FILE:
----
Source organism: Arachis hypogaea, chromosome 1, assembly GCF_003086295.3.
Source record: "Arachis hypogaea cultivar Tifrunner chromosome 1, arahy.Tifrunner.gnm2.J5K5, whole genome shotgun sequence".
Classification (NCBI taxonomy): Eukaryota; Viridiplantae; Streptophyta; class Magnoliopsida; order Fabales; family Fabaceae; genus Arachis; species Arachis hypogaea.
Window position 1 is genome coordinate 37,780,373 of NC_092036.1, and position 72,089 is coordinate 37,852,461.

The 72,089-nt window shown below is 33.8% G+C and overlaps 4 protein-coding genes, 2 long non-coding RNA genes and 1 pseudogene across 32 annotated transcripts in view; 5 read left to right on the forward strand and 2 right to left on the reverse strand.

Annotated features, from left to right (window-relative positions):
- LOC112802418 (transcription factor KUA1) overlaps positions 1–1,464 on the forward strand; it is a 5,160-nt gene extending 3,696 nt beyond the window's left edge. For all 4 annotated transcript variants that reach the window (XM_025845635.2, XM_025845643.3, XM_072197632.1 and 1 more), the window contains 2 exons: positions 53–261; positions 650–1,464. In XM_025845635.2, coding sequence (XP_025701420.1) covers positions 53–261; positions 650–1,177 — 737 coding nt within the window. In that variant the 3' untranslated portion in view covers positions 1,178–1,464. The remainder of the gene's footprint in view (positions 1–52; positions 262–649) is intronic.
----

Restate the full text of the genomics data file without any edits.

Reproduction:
Source organism: Arachis hypogaea, chromosome 1, assembly GCF_003086295.3.
Source record: "Arachis hypogaea cultivar Tifrunner chromosome 1, arahy.Tifrunner.gnm2.J5K5, whole genome shotgun sequence".
Classification (NCBI taxonomy): Eukaryota; Viridiplantae; Streptophyta; class Magnoliopsida; order Fabales; family Fabaceae; genus Arachis; species Arachis hypogaea.
Window position 1 is genome coordinate 37,780,373 of NC_092036.1, and position 72,089 is coordinate 37,852,461.

The 72,089-nt window shown below is 33.8% G+C and overlaps 4 protein-coding genes, 2 long non-coding RNA genes and 1 pseudogene across 32 annotated transcripts in view; 5 read left to right on the forward strand and 2 right to left on the reverse strand.

Annotated features, from left to right (window-relative positions):
- LOC112802418 (transcription factor KUA1) overlaps positions 1–1,464 on the forward strand; it is a 5,160-nt gene extending 3,696 nt beyond the window's left edge. For all 4 annotated transcript variants that reach the window (XM_025845635.2, XM_025845643.3, XM_072197632.1 and 1 more), the window contains 2 exons: positions 53–261; positions 650–1,464. In XM_025845635.2, coding sequence (XP_025701420.1) covers positions 53–261; positions 650–1,177 — 737 coding nt within the window. In that variant the 3' untranslated portion in view covers positions 1,178–1,464. The remainder of the gene's footprint in view (positions 1–52; positions 262–649) is intronic.